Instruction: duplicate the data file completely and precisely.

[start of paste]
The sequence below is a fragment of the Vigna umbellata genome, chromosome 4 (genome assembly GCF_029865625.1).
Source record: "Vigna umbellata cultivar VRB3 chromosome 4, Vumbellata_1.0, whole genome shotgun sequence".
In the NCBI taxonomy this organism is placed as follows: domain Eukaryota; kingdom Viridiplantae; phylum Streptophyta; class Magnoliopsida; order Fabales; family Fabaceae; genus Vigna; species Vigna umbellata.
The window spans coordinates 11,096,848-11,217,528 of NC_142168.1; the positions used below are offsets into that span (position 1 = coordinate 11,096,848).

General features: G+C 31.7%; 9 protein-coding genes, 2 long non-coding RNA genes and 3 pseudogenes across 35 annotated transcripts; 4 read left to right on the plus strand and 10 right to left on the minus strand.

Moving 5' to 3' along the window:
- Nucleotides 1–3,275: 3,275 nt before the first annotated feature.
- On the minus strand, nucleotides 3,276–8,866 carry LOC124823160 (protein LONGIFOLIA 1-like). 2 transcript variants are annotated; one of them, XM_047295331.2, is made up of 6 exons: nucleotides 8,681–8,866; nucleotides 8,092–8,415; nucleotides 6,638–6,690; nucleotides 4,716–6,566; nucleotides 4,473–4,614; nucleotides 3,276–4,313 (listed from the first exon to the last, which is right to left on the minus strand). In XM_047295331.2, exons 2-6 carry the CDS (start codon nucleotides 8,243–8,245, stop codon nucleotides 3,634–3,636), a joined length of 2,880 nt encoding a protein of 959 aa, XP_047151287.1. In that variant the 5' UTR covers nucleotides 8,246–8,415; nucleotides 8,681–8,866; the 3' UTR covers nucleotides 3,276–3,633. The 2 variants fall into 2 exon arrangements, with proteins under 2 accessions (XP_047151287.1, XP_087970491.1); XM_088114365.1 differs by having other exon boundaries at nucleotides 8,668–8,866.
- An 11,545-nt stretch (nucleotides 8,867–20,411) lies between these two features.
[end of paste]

The sequence below is a fragment of the Vigna umbellata genome, chromosome 4 (genome assembly GCF_029865625.1).
Source record: "Vigna umbellata cultivar VRB3 chromosome 4, Vumbellata_1.0, whole genome shotgun sequence".
In the NCBI taxonomy this organism is placed as follows: domain Eukaryota; kingdom Viridiplantae; phylum Streptophyta; class Magnoliopsida; order Fabales; family Fabaceae; genus Vigna; species Vigna umbellata.
The window spans coordinates 11,096,848-11,217,528 of NC_142168.1; the positions used below are offsets into that span (position 1 = coordinate 11,096,848).

General features: G+C 31.7%; 9 protein-coding genes, 2 long non-coding RNA genes and 3 pseudogenes across 35 annotated transcripts; 4 read left to right on the plus strand and 10 right to left on the minus strand.

Moving 5' to 3' along the window:
- Nucleotides 1–3,275: 3,275 nt before the first annotated feature.
- On the minus strand, nucleotides 3,276–8,866 carry LOC124823160 (protein LONGIFOLIA 1-like). 2 transcript variants are annotated; one of them, XM_047295331.2, is made up of 6 exons: nucleotides 8,681–8,866; nucleotides 8,092–8,415; nucleotides 6,638–6,690; nucleotides 4,716–6,566; nucleotides 4,473–4,614; nucleotides 3,276–4,313 (listed from the first exon to the last, which is right to left on the minus strand). In XM_047295331.2, exons 2-6 carry the CDS (start codon nucleotides 8,243–8,245, stop codon nucleotides 3,634–3,636), a joined length of 2,880 nt encoding a protein of 959 aa, XP_047151287.1. In that variant the 5' UTR covers nucleotides 8,246–8,415; nucleotides 8,681–8,866; the 3' UTR covers nucleotides 3,276–3,633. The 2 variants fall into 2 exon arrangements, with proteins under 2 accessions (XP_047151287.1, XP_087970491.1); XM_088114365.1 differs by having other exon boundaries at nucleotides 8,668–8,866.
- An 11,545-nt stretch (nucleotides 8,867–20,411) lies between these two features.